Due to its connection with the Dutch royal family, Orange gave its name to other Dutch-influenced parts of the world, such as the Orange River and the Orange Free State in South Africa, and Orange County in the U.S. state of New York. The town of Orange, Connecticut is named after the principality.

The orange portion of the flag of Ireland, invented in 1848, represents Irish Protestants, who were grateful for their rescue by William III of England in 1689–1691. The flag of South Africa from 1928 to 1994 had an orange upper stripe and was very similar to the old Dutch flag, also called Prince's Flag, because it was inspired by the history of the Afrikaners, who are chiefly of Dutch descent.

The flag of New York City and the flag of Albany, New York (which was originally known as Fort Orange) also each have an orange stripe to reflect the Dutch origins of those cities. In turn, orange is included in the team colors of the New York Mets, the New York Knicks, and the New York Islanders. It is also a team color of the San Francisco Giants, which was a New York team until 1957.

The color orange is still the national color of the modern Kingdom of the Netherlands. The Dutch flag originally had an orange stripe instead of a red, and today an orange pennant is still flown above the flag on Koningsdag. Dutch national sports teams usually compete in orange, and a wide variety of orange-colored items are displayed by Dutch people on occasions of national pride or festivity.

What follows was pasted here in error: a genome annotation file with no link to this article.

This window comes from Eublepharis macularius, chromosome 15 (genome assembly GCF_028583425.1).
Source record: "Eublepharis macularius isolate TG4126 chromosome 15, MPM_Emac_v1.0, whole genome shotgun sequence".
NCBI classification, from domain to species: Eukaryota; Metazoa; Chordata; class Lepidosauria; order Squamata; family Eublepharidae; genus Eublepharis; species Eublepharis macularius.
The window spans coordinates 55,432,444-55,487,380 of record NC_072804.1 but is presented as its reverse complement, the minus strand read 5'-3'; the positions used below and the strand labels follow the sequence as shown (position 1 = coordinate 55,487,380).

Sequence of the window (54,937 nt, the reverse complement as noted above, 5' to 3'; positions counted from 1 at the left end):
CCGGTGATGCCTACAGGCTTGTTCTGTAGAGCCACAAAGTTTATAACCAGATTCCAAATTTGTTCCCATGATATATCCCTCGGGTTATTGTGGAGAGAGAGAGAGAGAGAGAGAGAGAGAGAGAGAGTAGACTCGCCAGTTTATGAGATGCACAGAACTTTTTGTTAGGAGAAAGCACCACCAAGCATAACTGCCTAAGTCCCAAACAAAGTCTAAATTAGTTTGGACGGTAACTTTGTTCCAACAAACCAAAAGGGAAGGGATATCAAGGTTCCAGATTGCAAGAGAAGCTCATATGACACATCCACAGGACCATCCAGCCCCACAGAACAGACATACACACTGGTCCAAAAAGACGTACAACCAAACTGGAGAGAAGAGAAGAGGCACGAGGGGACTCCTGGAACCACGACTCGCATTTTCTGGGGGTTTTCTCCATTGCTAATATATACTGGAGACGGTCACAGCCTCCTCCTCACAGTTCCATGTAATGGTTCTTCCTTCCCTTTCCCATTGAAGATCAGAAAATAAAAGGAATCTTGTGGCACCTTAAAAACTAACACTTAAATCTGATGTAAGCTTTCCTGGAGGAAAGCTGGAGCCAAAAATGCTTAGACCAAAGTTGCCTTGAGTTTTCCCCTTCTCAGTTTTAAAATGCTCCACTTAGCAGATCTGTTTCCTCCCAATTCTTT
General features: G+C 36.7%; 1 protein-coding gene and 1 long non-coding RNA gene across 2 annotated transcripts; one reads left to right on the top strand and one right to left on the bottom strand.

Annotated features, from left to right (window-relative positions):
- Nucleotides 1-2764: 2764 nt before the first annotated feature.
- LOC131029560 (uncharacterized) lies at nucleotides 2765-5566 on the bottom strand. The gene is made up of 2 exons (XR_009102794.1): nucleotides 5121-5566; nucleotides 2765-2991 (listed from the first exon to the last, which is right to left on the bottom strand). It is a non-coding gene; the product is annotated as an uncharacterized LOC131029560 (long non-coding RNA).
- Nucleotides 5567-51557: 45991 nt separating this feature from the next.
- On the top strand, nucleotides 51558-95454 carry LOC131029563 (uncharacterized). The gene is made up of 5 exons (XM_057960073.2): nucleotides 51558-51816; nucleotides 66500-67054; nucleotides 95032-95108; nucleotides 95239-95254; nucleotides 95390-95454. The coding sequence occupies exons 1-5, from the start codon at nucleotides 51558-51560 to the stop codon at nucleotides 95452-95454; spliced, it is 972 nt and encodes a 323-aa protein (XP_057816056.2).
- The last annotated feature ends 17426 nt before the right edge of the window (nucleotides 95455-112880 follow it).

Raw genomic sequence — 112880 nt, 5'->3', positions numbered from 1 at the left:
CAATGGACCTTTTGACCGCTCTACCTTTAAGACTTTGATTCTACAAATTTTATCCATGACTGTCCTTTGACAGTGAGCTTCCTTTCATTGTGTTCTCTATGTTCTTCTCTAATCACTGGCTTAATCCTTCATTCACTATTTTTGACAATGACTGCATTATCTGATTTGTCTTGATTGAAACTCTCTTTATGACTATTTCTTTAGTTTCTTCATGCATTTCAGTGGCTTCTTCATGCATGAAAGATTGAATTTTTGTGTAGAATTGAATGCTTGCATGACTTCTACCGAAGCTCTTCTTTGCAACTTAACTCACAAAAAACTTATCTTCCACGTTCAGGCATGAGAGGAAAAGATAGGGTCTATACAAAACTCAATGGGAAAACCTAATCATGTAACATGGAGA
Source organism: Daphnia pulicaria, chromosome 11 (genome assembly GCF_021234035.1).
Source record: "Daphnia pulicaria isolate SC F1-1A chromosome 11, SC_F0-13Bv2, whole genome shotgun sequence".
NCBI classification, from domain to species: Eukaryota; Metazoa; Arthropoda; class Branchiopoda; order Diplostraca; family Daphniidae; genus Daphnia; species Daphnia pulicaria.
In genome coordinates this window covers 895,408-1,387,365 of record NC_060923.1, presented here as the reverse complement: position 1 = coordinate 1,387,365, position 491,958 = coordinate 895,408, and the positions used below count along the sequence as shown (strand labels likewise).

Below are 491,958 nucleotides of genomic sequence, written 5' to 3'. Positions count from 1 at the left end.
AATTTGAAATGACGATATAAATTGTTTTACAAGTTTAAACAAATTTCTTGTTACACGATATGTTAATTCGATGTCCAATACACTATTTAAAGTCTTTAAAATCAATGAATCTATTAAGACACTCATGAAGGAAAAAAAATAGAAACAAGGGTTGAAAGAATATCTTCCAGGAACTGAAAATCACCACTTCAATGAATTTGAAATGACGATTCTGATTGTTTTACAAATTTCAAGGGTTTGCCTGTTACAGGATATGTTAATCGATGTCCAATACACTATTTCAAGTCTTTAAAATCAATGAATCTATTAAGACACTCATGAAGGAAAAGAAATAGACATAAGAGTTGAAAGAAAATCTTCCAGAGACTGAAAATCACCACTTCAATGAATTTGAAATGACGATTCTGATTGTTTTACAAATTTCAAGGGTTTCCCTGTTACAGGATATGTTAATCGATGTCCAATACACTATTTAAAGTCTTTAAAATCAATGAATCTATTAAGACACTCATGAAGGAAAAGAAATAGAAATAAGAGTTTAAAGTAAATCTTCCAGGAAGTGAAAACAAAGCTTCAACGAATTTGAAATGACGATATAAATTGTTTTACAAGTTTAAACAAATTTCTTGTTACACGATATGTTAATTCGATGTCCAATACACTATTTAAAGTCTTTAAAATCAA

See also

Related Research Articles

William I of the Netherlands King of the Netherlands and Grand Duke of Luxembourg 1815 - 1840

William I was a Prince of Orange and the first King of the Netherlands and Grand Duke of Luxembourg.

United Kingdom of the Netherlands the Kingdom of the Netherlands from 1815 to 1839

The United Kingdom of the Netherlands is the unofficial name given to the Kingdom of the Netherlands as it existed between 1815 and 1839. The United Netherlands was created in the aftermath of the Napoleonic Wars through the fusion of territories that had belonged to the former Dutch Republic, Austrian Netherlands, and Prince-Bishopric of Liège. The polity was a constitutional monarchy, ruled by William I of the House of Orange-Nassau.

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The House of Orange-Nassau, a branch of the European House of Nassau, has played a central role in the politics and government of the Netherlands and Europe especially since William the Silent organized the Dutch revolt against Spanish rule, which after the Eighty Years' War (1568–1648) led to an independent Dutch state.

John William Friso, Prince of Orange Stadtholder of Friesland and Groningen